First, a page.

Thursday, October 23, 2014
Wandering down the main drag through Gangman during out lunch break with my colleagues Andrew Tillett of The West Australian, Lucy McNally of the ABC and Patrick Whitton from The Big Issue.
We're here thanks to The Australia Korea Foundation, The Walkley Foundation, The Korea Press Foundation and Australia's Department of Foreign Affairs & Trade.
At Samsung C&T headquarters in Seoul - seeing a presentation of SS's construction of the Roy Hill project in WA - the largest Samsung project in the world.
We hear that Roy Hill owner Gina Rinehart is "a reasonable businesswoman" who is "ready to listen" to complete the Roy Hill project by the 2015 deadline.
Wednesday, October 22, 2014
Day 3 of the Korea-Australia Journalists Exchange takes us to the Demilitarized Zone (DMZ) at Panmunjeon. It's an hour's bus ride from our hotel in downtown Seoul - and fair to say this has been a highly anticipated trip. I'm at the DMZ with Andrew Tillett of The West Australian, Lucy McNally of ABC News and Patrick Witton on The Big Issue. We're in Korea thanks to the Korea Press Foundation and The Walkley Foundation in Australia.
Inside "Conference Row" on the extreme northern edge of the DMZ. This is inside the Joint Security Area (JSA) which is the only part of the DMZ where North and South forces stand face to face in an uneasy peace. That's a South Korean soldier behind me guarding the exit to the. His opposite number is on the other side. He seems alert but not alarmed - chillingly accustomed to such photo opportunities that, while restricted, are encouraged. Just another day? Maybe not with shots fired between North and South in recent days.
It's a surreal experience as the South Korean guard stands watch without a sign of movement or emotion. Visitors are told not to wave or distract - a relief to these soliders who are more than just a tourist attraction in the world's most militarised flashpoint.
From the steps of the southern side. We are told not to cross the yellow line and all photos and filming must be straight ahead within the boundaries. No side shots showing facilities are permitted!
Check out more about the DMZ on Wikipedia:
"End of Separation, Beginning of Unification". It's a highly complex issue beyond such slogans, with both North and South advocating a unified Korea - but of course on their own terms.
South Korea has set next month's meeting of G20 leaders in Brisbane as a critical opportunity to finalise its free trade agreement with Australia.
One of South Korea's top trade officials has nominated the G20 summit as a "psychological and physical" deadline for the nation's legislators to approve the FTA locally.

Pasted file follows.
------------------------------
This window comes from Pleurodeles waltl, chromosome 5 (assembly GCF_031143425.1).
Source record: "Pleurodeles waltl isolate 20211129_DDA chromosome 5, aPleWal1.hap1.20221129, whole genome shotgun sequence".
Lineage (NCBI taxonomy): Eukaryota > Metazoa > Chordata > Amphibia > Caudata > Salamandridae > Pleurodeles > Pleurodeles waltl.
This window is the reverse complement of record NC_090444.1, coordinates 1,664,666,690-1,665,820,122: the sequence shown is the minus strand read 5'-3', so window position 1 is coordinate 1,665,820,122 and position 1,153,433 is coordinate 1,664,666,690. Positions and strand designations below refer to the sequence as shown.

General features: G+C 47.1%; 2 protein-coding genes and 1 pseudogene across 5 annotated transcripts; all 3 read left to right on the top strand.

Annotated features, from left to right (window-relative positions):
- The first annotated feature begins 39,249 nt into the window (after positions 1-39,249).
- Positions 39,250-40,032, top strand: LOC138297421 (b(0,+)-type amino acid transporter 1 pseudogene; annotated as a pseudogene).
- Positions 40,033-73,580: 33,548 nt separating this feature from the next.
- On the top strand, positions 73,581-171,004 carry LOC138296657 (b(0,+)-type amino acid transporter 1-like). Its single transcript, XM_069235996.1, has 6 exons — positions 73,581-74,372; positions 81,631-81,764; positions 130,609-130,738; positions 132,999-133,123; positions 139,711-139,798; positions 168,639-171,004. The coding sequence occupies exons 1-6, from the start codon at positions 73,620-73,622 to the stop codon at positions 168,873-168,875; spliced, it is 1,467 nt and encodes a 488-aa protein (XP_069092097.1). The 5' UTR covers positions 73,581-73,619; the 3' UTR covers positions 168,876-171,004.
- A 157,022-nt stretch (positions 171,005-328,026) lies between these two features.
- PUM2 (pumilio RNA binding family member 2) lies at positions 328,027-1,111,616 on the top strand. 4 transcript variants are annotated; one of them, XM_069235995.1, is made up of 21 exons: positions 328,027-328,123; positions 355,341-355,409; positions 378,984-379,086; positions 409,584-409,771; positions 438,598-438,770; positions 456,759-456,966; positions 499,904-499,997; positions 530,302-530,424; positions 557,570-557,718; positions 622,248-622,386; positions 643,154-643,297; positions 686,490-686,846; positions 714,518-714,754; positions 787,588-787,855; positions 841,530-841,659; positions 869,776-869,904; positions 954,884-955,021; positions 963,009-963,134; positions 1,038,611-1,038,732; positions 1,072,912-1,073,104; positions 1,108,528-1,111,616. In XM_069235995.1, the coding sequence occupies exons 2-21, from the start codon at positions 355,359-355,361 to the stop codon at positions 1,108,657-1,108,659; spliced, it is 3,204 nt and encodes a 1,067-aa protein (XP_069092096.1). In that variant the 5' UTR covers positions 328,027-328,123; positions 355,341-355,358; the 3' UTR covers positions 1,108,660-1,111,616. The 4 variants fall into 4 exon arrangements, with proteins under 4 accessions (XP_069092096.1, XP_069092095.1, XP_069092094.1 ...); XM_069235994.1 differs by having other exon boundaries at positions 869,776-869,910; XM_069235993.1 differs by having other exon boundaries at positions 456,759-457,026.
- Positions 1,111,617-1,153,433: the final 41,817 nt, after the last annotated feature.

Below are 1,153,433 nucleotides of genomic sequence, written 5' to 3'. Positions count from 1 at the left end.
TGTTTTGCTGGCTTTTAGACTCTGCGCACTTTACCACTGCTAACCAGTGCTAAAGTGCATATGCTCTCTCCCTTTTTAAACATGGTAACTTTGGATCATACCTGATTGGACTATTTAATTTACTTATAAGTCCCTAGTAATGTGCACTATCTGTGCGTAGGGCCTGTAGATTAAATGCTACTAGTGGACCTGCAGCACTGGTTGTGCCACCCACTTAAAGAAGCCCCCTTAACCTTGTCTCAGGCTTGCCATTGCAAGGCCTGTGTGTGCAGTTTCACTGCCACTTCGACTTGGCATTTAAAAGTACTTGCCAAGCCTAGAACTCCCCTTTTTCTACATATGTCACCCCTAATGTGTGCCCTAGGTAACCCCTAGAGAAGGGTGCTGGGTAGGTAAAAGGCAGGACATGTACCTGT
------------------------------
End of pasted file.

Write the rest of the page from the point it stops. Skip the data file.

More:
Suh Jeong-in, director-general of the Foreign Ministry's bureau of South Asian & Political Affairs, said pressure was building in both South Korea and Australia for the FTA to be ratified.
"We would like to ratify the FTA with Australia before the end of this year," Mr Suh told Australian reporters at a briefing in Seoul.
"With the G20, this will be an occasion to finalise everything."
Approval of the FTA has been delayed in South Korea's National Assembly which has been distracted by the complex and highly emotional investigation into the Sewol ferry disaster earlier this year.
More than 300 of the 476 people on board died - many of them children.
The complex investigation is dominating political debate, and the FTA between Australia and South Korea is among more than 90 bills waiting for National Assembly debate and approval.
The clock is ticking on the National Assembly's approval and it appears likely that politicians might not meet the deadline for the FTA to take effect this year.
Australia's ambassador in Seoul, Bill Patterson, is working to lift the priority of the FTA but he admits the battle is all uphill given the profile of the Sewol disaster investigation.
"That's really the $64 million question," Mr Patterson told reporters.
"We are hopeful it (the FTA) will go through some time in the next few weeks.
"We've done everything we can but it's a strongwilled legislature."
Tuesday, October 21, 2014
It's been a full-on and fascinating first day for the 2014 Korea Australia Journalists Exchange.
The initiative by Australia's Walkley Foundation and the Korea Press Foundation involves yours truly as delegation leader, my ABC colleague Lucy McNally, Andrew Tillett of The West Australian and Patrick Witton of The Big Issue.
The weather as expected has been cool and rainy at times so umbrellas were at the ready courtesy of our program director Haejoo Kang.
Here's the view from our meeting at the Korea Press Foundation boardroom this morning:
Today's briefings took us to the Korea Press Foundation, the Foreign Ministry and the Embassy of Australia where we met with Ambassador Bill Paterson and other top diplomats.
Discussions included the digital challenges facing the Korean media where heard a familiar global story about declining advertising revenues and falling traditional readership; the status of Australia's Free Trade Agreement with Korea; and the outlook (and a pessimistic one at that) for a peaceful reunification between North and South Korea.
And those tensions with North Korea are alive and kicking. Here's a story from page one of the Korea Times which greeted us this morning. The tensions of course are constant and therefore a running story.
However it will make our visit to the DMZ on Wednesday an interesting and much anticipated one.
Some pictures here from today's briefing at the Korea Press Foundation and discussion on "all of the above":